The Star Engineering Company of Wolverhampton, Staffordshire, was, for a brief time, a significant player in the British motor industry. Founded in the late 1800s, Star, like many early automobile companies, evolved from cycle manufacturing into automobiles. The earliest Stars relied on outside designs from the likes of Benz and others. But instead of merely assembling outside parts and components, Star manufactured nearly every part in its factory. With that kind of manufacturing experience, it was only natural that the company moved on to produce cars entirely of its own design. In 1909 Star introduced its most successful model, the Fifteen. A conventional vehicle with four-cylinder engines ranging from 3 to 3.5-litres, the Fifteen was named for its taxable horsepower rating and was offered with a wide variety of body styles, primarily built by Star’s respected in-house body shop. The Fifteen was highly regarded for its quality construction, performance, and comfort. Beyond the Fifteen, Star also offered a 6.9-litre six-cylinder, and a gargantuan 7.7-litre four, but they were built in comparatively tiny numbers.
Star grew steadily in the years before and immediately after The Great War and briefly enjoyed being Britain’s sixth-largest motor manufacturer. Unfortunately for Star, their competition evolved rapidly in the late twenties and into the thirties. Conservative management and a cramped, outdated factory led to lagging sales and financial losses. The final new model to arrive was the 1931 Comet, which only lasted one year before production halted abruptly. Curiously, the final entry in the order books was for an 1898 Star-Benz, preserved and displayed in the company lobby for 34 years, and sold to a buyer in Birmingham for just £5.
Despite their success, Star is a little-known marque outside Britain, and exports were primarily limited to British colonies like India, Australia, New Zealand, and in Africa. This immensely charming 1913 Star Fifteen Gentleman’s Roadster is likely one of the only examples of the marque in the United States and just a handful of surviving export models. It is a wonderfully appealing motorcar that spent the past thirty-six years in one family’s care and with a history going back to the 1950s when it was discovered in Otago on New Zealand’s South Island. Because the export markets had considerably warmer climates than England, Star modified export cars with the pointed “bullnose” radiator to increase cooling capacity, as equipped on this example. Another fascinating detail is this car’s two-passenger “Gentleman’s Roadster” body, which carries a coachbuilder’s tag from Stuart of Wolverhampton. While the vast majority of Stars wore factory coachwork, a shop fire necessitated the services of outside coachbuilders when this car was built.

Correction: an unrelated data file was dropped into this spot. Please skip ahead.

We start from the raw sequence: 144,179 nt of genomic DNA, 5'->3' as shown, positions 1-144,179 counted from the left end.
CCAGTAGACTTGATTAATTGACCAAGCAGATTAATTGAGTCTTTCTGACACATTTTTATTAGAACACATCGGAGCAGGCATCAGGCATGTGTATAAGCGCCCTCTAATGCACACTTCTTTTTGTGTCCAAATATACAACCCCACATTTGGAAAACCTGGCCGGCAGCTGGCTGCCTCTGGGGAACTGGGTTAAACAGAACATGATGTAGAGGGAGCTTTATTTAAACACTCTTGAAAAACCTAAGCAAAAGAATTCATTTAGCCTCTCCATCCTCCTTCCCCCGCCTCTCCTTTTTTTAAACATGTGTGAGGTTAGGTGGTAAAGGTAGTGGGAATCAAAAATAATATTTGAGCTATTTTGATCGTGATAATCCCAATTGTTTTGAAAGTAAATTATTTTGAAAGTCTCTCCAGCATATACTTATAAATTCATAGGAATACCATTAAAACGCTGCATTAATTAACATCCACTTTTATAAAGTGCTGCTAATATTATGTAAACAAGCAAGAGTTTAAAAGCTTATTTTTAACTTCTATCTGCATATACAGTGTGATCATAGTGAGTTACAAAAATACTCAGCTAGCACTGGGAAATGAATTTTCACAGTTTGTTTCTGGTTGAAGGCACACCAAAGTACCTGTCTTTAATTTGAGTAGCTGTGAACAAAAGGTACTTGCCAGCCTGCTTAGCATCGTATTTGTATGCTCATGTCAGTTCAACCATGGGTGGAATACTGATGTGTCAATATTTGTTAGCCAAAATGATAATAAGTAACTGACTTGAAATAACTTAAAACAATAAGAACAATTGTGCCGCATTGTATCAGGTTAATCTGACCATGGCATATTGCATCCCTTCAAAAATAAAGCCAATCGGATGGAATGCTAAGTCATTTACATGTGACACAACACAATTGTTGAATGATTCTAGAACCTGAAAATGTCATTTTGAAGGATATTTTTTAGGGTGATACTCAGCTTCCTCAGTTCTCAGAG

According to the most recent owner, this Star was discovered in 1953 and treated to a restoration soon after. Documents show it was re-registered in New Zealand by Arthur Stanley Atkinson in 1958. Mr. Atkinson enjoyed the Star for about ten years before selling it on. It changed hands a couple of times through the early 1980s, before finding a home in a private auto museum. In 1984, an American Pan Am pilot on a weekend layover in Auckland visited the collection and fell in love with the Star. The American visitor had no intention of buying a car when he visited the museum, but the flame was lit when the owner mentioned he was selling some cars to cover his debts. A deal was quickly done, and in March 1984, the Star Fifteen had a new American owner.
After making the trek stateside via a Pan Am 747 cargo plane, the Star settled into its new home on the West Coast. While still as-restored in the 1950s, it was in excellent running condition thanks to 30-plus years of regular use on numerous Vintage Car Club of New Zealand tours. The Star was used regularly for family outings, picnics, and occasional show events in the San Francisco area with its new owners. At the time of its restoration, it was fitted with more sporting wire wheels in place of the original wood wheels and updated with a self-starter, dynamo, and electrical system, possibly from a later model Star Fifteen, which made the car noticeably more user-friendly.
Cherished by the same owners since 1984, the Star Fifteen roadster remains as charming as ever, presented in an attractive shade of pale yellow over black wings. The sporty and stylish coachwork is well-built, with unique features including an occasional rear seat and a sliding luggage rack built into the trunk. The finish displays a well-earned patina from years of steady use and care, with a wonderfully inviting character. The wire wheels wear period-appropriate Dunlop tires, and accessories include dual cowl lamps, a single side-mount spare, and a wicker picnic hamper. Aside from the electrical system updates made in the ‘50s, the only other deviation from standard spec is the addition of an electric fuel pump to help feed the engine at higher speeds.
A 1998 feature in British Car Magazine praises this Star for its superb road manners and remarkable refinement from the 3-litre engine and four-speed gearbox. The owner reported easily achieving 50 mph in 3rd gear, with one more cog left to go. It is sure to bring joy to its next caretakers, much as it has for the past thirty-six years. Rare and wholly delightful, this marvelous Star Fifteen is ready for the next chapter in its long and fascinating story.
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